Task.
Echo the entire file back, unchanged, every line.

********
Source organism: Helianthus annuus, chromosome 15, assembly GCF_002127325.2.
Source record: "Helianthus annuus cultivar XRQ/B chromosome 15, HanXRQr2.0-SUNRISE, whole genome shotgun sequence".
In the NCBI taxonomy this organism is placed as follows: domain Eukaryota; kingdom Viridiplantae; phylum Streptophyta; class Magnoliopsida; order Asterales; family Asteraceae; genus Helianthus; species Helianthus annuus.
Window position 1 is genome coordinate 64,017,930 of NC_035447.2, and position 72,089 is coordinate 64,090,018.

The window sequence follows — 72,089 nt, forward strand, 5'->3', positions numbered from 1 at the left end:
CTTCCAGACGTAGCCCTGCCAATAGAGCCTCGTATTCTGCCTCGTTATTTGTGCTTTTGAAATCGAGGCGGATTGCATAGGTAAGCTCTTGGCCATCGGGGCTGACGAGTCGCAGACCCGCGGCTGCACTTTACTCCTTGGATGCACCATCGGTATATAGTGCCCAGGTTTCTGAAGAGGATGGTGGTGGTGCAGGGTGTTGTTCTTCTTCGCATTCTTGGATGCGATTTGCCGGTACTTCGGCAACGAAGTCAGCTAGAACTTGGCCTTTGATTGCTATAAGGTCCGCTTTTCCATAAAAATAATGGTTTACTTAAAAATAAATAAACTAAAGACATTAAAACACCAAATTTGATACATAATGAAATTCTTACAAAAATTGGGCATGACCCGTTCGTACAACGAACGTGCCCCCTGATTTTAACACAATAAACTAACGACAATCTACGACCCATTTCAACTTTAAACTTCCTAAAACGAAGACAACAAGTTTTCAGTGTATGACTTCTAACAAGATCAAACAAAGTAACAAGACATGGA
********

Source organism: Helianthus annuus, chromosome 15, assembly GCF_002127325.2.
Source record: "Helianthus annuus cultivar XRQ/B chromosome 15, HanXRQr2.0-SUNRISE, whole genome shotgun sequence".
In the NCBI taxonomy this organism is placed as follows: domain Eukaryota; kingdom Viridiplantae; phylum Streptophyta; class Magnoliopsida; order Asterales; family Asteraceae; genus Helianthus; species Helianthus annuus.
Window position 1 is genome coordinate 64,017,930 of NC_035447.2, and position 72,089 is coordinate 64,090,018.

The window sequence follows — 72,089 nt, forward strand, 5'->3', positions numbered from 1 at the left end:
CTTCCAGACGTAGCCCTGCCAATAGAGCCTCGTATTCTGCCTCGTTATTTGTGCTTTTGAAATCGAGGCGGATTGCATAGGTAAGCTCTTGGCCATCGGGGCTGACGAGTCGCAGACCCGCGGCTGCACTTTACTCCTTGGATGCACCATCGGTATATAGTGCCCAGGTTTCTGAAGAGGATGGTGGTGGTGCAGGGTGTTGTTCTTCTTCGCATTCTTGGATGCGATTTGCCGGTACTTCGGCAACGAAGTCAGCTAGAACTTGGCCTTTGATTGCTATAAGGTCCGCTTTTCCATAAAAATAATGGTTTACTTAAAAATAAATAAACTAAAGACATTAAAACACCAAATTTGATACATAATGAAATTCTTACAAAAATTGGGCATGACCCGTTCGTACAACGAACGTGCCCCCTGATTTTAACACAATAAACTAACGACAATCTACGACCCATTTCAACTTTAAACTTCCTAAAACGAAGACAACAAGTTTTCAGTGTATGACTTCTAACAAGATCAAACAAAGTAACAAGACATGGA